Review: My Fair Lazy, by Jen Lancaster

My Fair Lazy
My Fair Lazy
by Jen Lancaster

I’ve been a great fan of Jen Lancaster’s memoirs since before she published them, and was just another snarky blogger. I mean, even though our politics would never mesh, we’re pretty close in age, and have similar cultural landmarks because of it. It is with some regret, then, that I say I found her latest offering My Fair Lazy: One Reality Television Addict’s Attempt to Discover If Not Being A Dumb Ass Is the New Black, or, a Culture-Up Manifesto less sparkly than her previous offerings.

Maybe it’s because we’re both getting older, or maybe it’s just because Jen is funnier when she’s playing her shallow consumer act (it is an act, right? Right??) but some of this book just seemed sad to me. I mean, her voice is still as sharp as ever, but I think I’m losing interest in her version of the world.

On the other hand, I did turn into a prune while reading this book in the bath, using my toes to add alternate doses of hot and cold water. I’d have preferred to be reading it while seated on my new-this-year outdoor chair cushions, but even the best Jen Lancaster book isn’t worth sacrificing oneself to the mosquitoes for.

But yes, I will buy her next book.
Whatever that is.

But it will probably be the Kindle edition.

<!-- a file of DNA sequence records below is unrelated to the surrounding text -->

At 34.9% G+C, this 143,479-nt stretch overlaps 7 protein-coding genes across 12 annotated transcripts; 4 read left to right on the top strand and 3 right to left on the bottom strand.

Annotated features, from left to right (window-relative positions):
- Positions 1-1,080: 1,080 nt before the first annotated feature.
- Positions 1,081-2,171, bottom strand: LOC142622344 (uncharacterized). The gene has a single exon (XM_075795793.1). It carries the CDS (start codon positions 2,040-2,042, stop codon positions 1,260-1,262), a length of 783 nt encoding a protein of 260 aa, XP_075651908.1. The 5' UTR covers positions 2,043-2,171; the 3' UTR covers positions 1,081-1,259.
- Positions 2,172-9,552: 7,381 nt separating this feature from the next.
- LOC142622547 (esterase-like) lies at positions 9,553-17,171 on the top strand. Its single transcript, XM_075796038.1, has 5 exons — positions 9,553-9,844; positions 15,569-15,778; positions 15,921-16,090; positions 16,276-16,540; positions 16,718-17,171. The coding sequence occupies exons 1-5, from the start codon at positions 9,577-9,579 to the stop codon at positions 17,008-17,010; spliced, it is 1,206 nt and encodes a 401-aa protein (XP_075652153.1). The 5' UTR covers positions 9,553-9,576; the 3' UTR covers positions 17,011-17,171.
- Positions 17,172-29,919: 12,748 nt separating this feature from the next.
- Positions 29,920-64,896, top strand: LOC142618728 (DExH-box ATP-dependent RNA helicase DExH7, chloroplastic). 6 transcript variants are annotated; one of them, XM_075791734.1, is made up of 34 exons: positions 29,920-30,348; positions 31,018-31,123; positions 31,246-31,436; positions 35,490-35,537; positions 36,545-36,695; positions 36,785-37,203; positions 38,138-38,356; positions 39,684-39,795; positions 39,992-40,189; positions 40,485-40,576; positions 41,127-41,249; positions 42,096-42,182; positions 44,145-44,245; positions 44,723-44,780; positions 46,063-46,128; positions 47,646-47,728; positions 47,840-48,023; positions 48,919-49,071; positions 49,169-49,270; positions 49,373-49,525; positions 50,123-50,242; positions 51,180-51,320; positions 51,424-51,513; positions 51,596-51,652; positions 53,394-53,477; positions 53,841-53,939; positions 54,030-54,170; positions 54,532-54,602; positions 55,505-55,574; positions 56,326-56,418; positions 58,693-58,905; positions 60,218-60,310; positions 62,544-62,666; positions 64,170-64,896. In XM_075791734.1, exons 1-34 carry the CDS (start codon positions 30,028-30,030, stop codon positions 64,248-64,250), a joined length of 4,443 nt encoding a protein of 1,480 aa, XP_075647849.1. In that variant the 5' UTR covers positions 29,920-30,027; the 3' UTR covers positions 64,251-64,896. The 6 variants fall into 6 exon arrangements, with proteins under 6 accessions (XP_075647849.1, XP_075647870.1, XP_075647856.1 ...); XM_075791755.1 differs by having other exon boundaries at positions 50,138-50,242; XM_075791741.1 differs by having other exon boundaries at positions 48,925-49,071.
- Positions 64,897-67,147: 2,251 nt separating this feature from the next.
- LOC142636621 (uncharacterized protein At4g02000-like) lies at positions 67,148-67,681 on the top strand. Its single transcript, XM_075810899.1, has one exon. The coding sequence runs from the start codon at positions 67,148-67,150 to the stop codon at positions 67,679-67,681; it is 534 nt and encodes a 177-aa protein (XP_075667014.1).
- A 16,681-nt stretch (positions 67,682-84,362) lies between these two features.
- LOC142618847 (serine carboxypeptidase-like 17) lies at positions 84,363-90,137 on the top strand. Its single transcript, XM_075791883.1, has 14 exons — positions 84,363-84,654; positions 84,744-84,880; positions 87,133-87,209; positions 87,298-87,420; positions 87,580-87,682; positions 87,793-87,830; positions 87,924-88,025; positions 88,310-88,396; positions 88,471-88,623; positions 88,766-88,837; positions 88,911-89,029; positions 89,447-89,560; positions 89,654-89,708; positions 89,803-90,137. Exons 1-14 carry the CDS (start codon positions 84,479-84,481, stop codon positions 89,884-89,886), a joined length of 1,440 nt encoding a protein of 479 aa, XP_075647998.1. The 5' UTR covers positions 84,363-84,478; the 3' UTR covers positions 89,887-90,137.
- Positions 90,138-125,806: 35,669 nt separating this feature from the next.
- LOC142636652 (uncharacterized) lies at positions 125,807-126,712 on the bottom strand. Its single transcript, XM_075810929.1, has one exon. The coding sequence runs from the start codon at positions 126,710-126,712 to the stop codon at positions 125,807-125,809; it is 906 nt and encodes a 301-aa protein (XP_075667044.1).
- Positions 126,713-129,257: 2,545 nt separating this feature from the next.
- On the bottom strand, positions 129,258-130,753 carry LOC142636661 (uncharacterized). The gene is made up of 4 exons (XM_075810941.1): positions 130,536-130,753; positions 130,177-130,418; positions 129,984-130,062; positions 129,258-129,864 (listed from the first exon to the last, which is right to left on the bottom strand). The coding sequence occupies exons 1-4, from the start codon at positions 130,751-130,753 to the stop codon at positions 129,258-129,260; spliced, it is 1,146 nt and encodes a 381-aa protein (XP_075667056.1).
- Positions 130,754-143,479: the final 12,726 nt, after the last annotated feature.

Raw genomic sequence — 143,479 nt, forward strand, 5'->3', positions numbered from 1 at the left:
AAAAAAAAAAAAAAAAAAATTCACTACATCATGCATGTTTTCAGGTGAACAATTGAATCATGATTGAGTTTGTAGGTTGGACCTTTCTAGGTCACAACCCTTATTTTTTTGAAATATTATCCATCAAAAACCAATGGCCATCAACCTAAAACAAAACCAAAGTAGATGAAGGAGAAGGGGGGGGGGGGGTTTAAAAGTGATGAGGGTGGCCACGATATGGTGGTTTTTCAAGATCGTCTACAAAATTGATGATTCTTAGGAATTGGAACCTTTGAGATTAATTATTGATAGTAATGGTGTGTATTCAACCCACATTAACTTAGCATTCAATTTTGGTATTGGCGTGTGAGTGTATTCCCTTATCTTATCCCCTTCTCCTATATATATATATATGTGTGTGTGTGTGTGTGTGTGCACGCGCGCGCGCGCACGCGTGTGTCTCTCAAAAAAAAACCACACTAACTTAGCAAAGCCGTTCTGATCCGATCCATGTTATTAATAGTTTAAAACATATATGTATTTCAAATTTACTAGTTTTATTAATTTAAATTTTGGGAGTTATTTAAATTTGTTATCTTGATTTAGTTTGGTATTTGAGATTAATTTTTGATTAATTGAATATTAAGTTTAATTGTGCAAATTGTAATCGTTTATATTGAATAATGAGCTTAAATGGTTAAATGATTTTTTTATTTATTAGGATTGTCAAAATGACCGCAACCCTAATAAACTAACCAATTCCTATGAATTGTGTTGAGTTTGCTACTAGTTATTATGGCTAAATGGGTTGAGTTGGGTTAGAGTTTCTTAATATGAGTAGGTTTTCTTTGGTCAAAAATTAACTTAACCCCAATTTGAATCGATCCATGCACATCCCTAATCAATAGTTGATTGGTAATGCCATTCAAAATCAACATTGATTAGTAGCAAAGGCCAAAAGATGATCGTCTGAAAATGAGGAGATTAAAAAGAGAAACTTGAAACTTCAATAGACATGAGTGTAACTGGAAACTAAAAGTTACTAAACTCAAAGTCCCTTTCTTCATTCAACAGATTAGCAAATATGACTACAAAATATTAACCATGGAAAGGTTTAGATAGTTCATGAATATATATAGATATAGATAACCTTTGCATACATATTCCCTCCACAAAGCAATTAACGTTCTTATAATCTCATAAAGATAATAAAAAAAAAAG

Review: Pretty in Plaid, by Jen Lancaster

Pretty in Plaid
Jen Lancaster
Get it at Amazon

If reading Jen Lancaster’s last book, Such a Pretty Fat resulted in the loss of three pounds, without the use of weight loss pills, her most recent offering, Pretty in Plaid, led me to clean out my closet.

Or at least, it would have, if I could have put the book down, and if I wasn’t so easily distracted.

In this book, Jen gives us a pre-quel, of sorts, for it begins with Jen as a little kid, and ends just before the publication of her very first book, Bitter is the New Black, and every chapter centers around her favorite outfit or fashion trend of the era in question.

She also gives us the truth of the world, at least for many women: It’s not “you are what you eat.” It’s “you are what you wear.”

As funny, acerbic, and brilliantly observant as always, this book will have you reaching for your high school picture to show people that yes, you really dressed that way, too.